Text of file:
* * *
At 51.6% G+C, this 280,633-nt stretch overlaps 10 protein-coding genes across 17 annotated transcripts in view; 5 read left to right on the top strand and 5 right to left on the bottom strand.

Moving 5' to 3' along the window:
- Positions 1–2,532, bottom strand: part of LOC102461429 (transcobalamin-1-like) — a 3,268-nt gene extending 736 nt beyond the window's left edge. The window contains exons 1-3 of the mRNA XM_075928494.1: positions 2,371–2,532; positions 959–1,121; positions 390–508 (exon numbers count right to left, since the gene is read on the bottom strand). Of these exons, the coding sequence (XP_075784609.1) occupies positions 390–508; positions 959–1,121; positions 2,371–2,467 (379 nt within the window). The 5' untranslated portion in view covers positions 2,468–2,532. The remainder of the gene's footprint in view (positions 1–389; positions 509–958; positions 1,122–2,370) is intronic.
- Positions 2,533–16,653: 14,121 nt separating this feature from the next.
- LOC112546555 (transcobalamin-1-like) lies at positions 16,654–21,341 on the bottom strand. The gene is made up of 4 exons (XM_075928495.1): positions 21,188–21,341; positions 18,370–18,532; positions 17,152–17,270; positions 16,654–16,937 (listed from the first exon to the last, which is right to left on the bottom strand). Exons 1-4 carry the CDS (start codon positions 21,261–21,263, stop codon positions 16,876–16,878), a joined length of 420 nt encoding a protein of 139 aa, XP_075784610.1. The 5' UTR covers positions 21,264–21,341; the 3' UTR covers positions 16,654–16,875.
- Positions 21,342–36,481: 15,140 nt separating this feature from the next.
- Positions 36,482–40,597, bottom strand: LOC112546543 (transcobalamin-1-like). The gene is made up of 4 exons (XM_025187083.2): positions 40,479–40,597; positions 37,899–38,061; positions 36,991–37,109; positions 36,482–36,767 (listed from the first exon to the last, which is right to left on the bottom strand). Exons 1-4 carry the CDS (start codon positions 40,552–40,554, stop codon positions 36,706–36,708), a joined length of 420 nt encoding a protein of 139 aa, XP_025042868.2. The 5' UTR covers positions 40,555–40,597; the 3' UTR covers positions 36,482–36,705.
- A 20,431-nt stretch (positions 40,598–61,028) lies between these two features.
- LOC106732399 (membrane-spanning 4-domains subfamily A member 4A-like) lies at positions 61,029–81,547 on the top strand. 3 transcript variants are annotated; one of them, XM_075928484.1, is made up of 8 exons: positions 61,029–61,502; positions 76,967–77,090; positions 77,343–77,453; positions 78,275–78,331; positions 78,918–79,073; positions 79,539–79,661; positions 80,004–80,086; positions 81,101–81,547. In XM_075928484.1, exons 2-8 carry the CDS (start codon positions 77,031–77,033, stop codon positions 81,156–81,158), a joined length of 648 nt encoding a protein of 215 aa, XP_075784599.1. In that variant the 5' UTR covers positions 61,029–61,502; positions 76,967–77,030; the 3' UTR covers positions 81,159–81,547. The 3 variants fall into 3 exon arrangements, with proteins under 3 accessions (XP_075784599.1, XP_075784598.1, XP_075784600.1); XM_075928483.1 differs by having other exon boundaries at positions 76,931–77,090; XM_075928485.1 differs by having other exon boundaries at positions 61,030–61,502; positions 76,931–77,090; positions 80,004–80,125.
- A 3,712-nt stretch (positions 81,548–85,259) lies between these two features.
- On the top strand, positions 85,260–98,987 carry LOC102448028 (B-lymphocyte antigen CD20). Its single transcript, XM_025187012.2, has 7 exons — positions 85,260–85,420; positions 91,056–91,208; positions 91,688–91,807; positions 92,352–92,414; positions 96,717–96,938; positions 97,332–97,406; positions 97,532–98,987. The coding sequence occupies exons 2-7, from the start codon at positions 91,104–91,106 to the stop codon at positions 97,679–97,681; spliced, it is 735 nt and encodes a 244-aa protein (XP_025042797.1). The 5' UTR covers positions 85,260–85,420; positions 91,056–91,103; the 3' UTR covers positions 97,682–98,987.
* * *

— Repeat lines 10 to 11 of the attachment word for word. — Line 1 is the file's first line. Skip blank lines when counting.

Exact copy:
- A 3,712-nt stretch (positions 81,548–85,259) lies between these two features.
- On the top strand, positions 85,260–98,987 carry LOC102448028 (B-lymphocyte antigen CD20). Its single transcript, XM_025187012.2, has 7 exons — positions 85,260–85,420; positions 91,056–91,208; positions 91,688–91,807; positions 92,352–92,414; positions 96,717–96,938; positions 97,332–97,406; positions 97,532–98,987. The coding sequence occupies exons 2-7, from the start codon at positions 91,104–91,106 to the stop codon at positions 97,679–97,681; spliced, it is 735 nt and encodes a 244-aa protein (XP_025042797.1). The 5' UTR covers positions 85,260–85,420; positions 91,056–91,103; the 3' UTR covers positions 97,682–98,987.